"Nice, quiet evening, you said," River drawls, unholstering her gun from her thigh holster. It's good, she supposes, that she wore the evening gown with the slit all the way up to places that make the Doctor blush: at least she always has convenient access to her gun, or anything else she'd like to have easy access to. "Little to no chance of mortal peril."
"It's not my fault!" he shouts, sonicing wildly at the advancing robot army. "And I said little to no, not none, so I'm still technically correct!"
"The best kind of correct, my love," she laughs. "We had better run for it."
+ + + +
It hadn't started out this way, of course. In the beginning, it had been one more exciting night with the Doctor and the TARDIS, next stop: everywhere.
"You'd better suit up, River Song, because tonight, I am taking you on a date," he had said, leaning lazily against the bars of her cell. "Little to no running. Just you, me, perhaps some dancing. A nice, quiet evening."
First up had been an opera house in the thirty-second on Sigil XVI where the music floated in the air around them, long swirling ribbons of song. Rivers of them, even, the Doctor had pointed out, and she had rolled her eyes affectionately and kissed him, while on stage a soprano sang an aria about love and loss and the end of the universe.
Then, of course, a platoon of Sontarans had marched into the theatre.
"No one interrupts La Traviata In Space," the Doctor had said, holding up his sonic, and she had smiled and run after him, tugging her blaster from her clutch as she followed.
She had lost the clutch in the park behind the opera house after they had sent the Sontarans packing.
"This isn't exactly what I had in mind," he had said, fumbling with the zipper of her dress while she had untucked his shirt.
"Well, sweetie," she had grinned, unsnapping his braces with a flourish, "you promised me both nice and quiet. I can guarantee it will be nice, but I doubt very much that it will be quiet."
After that, he had taken her dancing-- "A different kind of dancing, I presume," she had laughed, eyes sparkling-- on the multicolored glaciers of Chiron Alpha in the forty-sixth century. They'd been in the middle of a slow waltz, his hand tucked lovingly against the small of her back, her head resting gently on his shoulder, when the Judoon had stormed in, looking for a renegade Apalapucian.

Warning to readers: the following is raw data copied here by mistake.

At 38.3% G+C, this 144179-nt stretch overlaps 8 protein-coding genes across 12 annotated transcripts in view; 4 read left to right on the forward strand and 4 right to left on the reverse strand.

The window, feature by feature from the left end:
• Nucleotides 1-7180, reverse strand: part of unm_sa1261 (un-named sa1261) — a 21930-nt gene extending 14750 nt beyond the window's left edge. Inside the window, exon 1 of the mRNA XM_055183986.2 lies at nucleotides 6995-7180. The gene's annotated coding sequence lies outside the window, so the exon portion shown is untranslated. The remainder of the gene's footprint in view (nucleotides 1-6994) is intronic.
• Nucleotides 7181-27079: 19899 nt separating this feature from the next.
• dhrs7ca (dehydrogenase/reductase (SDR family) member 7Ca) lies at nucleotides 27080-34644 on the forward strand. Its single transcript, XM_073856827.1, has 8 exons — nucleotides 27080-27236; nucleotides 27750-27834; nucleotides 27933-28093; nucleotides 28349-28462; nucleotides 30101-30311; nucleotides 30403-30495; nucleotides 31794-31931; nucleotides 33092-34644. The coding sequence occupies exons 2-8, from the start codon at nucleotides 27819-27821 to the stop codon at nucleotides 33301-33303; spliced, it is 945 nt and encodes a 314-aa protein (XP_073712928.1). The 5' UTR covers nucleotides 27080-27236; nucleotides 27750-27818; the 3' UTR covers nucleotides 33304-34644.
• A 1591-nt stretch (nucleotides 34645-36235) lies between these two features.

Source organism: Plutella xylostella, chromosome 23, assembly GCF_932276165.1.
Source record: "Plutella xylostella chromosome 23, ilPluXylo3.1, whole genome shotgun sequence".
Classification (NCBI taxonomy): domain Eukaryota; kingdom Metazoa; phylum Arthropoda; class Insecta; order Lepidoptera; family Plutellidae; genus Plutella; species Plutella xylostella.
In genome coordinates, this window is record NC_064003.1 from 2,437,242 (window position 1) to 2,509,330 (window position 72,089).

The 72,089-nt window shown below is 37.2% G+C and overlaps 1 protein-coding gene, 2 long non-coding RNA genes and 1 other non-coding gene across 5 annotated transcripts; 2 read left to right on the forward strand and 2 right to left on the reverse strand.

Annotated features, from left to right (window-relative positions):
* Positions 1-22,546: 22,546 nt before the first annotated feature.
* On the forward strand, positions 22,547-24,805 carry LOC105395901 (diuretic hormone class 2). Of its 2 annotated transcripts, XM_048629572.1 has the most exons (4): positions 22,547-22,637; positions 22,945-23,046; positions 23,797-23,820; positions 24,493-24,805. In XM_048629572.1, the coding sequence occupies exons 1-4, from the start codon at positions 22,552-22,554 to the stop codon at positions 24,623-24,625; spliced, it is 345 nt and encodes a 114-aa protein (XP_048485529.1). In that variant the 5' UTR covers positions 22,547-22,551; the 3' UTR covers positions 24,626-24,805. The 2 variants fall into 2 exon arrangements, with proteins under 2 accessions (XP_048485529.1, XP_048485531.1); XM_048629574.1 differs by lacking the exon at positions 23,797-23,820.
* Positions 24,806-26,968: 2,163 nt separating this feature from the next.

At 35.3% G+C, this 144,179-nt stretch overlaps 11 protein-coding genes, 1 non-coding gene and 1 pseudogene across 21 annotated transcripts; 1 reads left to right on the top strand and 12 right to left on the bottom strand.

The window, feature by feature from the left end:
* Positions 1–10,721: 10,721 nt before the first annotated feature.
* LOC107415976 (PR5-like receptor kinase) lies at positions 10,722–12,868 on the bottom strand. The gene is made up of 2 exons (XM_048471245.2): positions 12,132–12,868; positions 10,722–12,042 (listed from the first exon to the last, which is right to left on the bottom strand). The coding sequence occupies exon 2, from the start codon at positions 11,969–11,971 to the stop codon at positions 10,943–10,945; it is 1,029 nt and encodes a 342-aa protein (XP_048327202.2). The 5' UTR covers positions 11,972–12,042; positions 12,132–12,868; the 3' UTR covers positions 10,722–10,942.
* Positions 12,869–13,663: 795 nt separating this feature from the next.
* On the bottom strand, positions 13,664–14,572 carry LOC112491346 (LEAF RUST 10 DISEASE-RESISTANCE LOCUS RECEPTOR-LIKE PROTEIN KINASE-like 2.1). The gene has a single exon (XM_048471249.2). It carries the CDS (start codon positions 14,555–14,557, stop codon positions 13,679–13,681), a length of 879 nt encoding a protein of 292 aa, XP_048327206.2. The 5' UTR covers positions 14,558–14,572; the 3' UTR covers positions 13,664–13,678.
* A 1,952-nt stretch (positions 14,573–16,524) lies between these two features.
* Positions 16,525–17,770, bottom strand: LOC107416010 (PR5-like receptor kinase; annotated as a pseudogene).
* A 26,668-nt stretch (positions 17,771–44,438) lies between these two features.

"They're scanning for beings with two hearts, you know," she had murmured.
"This just doesn't seem to be our night," he had said.
+ + + +
And so now they're running from the Judoon, which he continues to insist, rather emphatically, is not his fault. She only teases him because she loves the frustrated face that he makes when he protests that really, this could have happened to any couple in the universe.
"I'm sure that someone, somewhere, has been chased by an army of Judoon whilst trying to take his wife out for a romantic night on several different planets in several different centuries," he insists indignantly.
She shoots the lock off the door in front of them. "Of course, my love," she says, tugging him through the open doorway. She would disagree, because the look on his face really is priceless, but he's promised her gelato in Rome in the twentieth century if and when they make it out of this, and she has a few ideas of her own with regards to the Colosseum.
She really loves date night.